Homies [HipHop Express] (2010)

Homies is a music film by Adnan Köse, written by him and Andrea Kriegl and starring Jimi Blue Ochsenknecht, Sabrina Wilstermann, Ismail Deniz, Ali Murtaza, Selina Shirin Müller, Günther Kaufmann and Detlef D. Soost.

Plot:
Marvin (Jimi Blue Ochsenknecht) would have his life cut out for him, working in his mother’s real estate agency and earning a whole lot of money. But all Marvin really wants to do is become a rapper, just like his big idol DW Court (Günther Kaufmann). After a magical encounter with the dead Court, Marvin stumbles upon a crew of poor kids who have thrown their lot together under the tutelage of Osman (Ismail Deniz). To fit in Marvin pretends to be poor, impresses Osman with his rapping skills and falls in love with Stella (Sabrina Wilstermann). But Osman – who has his eye on Stella himself – grows suspicious of Marvin’s story.

I didn’t expect this film to be good. I only watched it because it was my nephew’s birthday and he’s a huge Jimi Blue Ochsenknecht fan (he is seven. It shall be forgiven in time), so I invited him to the cinema. Anyway. Even though I didn’t expect the film to be good in the first place, I was still surprised how bad it really is.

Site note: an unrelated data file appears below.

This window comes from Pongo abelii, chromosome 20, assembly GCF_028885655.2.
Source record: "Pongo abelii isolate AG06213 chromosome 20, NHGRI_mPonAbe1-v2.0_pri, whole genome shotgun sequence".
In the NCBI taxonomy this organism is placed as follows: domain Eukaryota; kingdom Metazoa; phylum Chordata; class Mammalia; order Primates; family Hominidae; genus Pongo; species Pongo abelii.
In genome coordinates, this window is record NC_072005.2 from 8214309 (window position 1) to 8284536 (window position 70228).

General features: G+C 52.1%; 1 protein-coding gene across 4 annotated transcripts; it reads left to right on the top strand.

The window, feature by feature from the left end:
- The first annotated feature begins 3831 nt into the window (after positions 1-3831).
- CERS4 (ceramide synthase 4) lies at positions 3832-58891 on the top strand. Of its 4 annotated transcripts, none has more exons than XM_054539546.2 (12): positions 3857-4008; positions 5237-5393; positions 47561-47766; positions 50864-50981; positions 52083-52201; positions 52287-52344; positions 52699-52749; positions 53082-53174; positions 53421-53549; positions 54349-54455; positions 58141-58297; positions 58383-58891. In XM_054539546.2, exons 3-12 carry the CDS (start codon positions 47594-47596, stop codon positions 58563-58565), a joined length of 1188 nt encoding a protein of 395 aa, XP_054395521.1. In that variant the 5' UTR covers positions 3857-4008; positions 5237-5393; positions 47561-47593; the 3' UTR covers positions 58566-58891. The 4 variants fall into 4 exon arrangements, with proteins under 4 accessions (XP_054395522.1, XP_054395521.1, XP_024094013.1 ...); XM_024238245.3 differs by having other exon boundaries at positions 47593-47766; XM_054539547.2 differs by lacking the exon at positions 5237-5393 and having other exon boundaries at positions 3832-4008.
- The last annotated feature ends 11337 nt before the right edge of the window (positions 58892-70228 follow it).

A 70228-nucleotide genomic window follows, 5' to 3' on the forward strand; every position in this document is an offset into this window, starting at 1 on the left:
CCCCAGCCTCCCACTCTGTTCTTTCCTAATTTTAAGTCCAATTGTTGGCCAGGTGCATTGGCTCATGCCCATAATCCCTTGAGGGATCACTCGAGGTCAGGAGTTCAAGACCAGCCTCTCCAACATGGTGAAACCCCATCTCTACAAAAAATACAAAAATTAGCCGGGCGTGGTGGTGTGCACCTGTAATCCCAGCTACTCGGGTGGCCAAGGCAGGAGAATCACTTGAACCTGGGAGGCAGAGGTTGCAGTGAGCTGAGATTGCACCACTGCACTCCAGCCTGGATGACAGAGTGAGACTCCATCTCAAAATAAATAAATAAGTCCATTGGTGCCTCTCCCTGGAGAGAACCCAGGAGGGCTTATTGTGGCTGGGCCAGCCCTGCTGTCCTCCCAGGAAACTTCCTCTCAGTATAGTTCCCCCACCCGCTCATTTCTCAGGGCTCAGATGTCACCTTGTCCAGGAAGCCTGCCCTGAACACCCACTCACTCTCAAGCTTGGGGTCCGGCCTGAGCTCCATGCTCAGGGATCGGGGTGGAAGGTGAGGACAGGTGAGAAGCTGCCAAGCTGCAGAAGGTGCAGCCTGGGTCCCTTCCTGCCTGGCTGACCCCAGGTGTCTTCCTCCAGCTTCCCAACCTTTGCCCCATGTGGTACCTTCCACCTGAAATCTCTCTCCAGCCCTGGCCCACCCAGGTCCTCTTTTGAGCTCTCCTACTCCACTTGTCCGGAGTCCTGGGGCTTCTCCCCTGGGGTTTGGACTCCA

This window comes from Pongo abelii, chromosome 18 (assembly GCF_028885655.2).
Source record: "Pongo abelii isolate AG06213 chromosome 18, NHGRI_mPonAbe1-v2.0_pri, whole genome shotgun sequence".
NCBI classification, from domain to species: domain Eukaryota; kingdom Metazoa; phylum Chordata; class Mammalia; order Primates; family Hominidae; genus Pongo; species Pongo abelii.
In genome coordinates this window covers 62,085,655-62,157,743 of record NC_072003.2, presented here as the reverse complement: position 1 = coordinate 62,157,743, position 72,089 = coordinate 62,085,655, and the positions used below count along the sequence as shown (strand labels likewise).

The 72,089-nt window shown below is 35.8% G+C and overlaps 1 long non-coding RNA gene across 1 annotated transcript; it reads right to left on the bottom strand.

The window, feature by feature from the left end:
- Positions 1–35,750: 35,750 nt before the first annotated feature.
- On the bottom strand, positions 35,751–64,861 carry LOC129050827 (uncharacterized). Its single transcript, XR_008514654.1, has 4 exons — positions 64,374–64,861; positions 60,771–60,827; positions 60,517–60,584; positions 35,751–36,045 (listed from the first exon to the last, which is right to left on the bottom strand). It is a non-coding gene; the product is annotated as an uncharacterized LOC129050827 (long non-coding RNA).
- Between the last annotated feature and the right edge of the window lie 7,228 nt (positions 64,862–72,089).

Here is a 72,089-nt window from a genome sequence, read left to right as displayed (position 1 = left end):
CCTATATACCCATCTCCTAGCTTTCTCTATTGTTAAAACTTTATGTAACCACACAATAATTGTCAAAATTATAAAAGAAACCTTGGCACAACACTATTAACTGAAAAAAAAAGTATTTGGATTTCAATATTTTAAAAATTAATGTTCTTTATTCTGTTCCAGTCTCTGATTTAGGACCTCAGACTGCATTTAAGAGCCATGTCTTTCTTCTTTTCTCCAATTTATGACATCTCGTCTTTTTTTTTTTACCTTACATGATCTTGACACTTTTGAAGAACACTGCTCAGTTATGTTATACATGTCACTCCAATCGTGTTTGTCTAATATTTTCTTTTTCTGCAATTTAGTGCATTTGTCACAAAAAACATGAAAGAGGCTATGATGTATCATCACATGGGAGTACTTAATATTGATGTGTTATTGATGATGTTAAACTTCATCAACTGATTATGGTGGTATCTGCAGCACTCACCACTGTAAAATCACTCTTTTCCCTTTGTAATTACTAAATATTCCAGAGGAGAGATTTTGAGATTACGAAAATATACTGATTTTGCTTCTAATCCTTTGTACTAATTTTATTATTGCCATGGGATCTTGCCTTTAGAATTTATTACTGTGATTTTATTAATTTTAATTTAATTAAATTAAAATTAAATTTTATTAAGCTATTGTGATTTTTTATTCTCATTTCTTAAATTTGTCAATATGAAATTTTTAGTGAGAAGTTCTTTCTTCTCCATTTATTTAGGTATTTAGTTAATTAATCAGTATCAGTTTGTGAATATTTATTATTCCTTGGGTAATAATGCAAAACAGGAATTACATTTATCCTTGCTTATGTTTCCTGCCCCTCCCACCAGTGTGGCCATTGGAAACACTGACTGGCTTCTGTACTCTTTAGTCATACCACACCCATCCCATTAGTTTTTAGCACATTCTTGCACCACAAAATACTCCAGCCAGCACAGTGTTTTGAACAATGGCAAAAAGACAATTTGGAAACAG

It is frankly amazing how many clichés can be fitted into one story, and this movie has some kind of attempt at the world record going on. Every single character is a stereotype and I could have told you the entire plot after the first five minutes – in detail. I find it generally very worrying that this movies chooses to glorify poverty by telling the story of the rich kid who has everything but poverty to make him happy.

And then it’s incredible offensive for people with glasses. There’s this subplot about Marvin’s best friend who is in love with Stella’s best friend (of course) but she is considered ugly because she wears glasses. And then his big romantic gesture is to take off her glasses and to tell her that she’s pretty and from then on, she just goes without glasses altogether. I mean, what the hell?

The cast was pretty bad – though admittedly they didn’t have the best material to work with. But that Ismail Deniz was/looked that much older than everybody else in the entire rest of the group gave the whole thing a special note of creepy.

But what probably hurt most of all – apart from the editing that is that actually caused me physical pain – was the music. I have never heard worse rapping or lyrics. And the melodies really made me shiver – and not in a good way.

Summarising: This is a film made by people who are convinced that they don’t need to make any kind of effort since they’re making a kids’ movie and kids will watch anything. Stay away at all cost.

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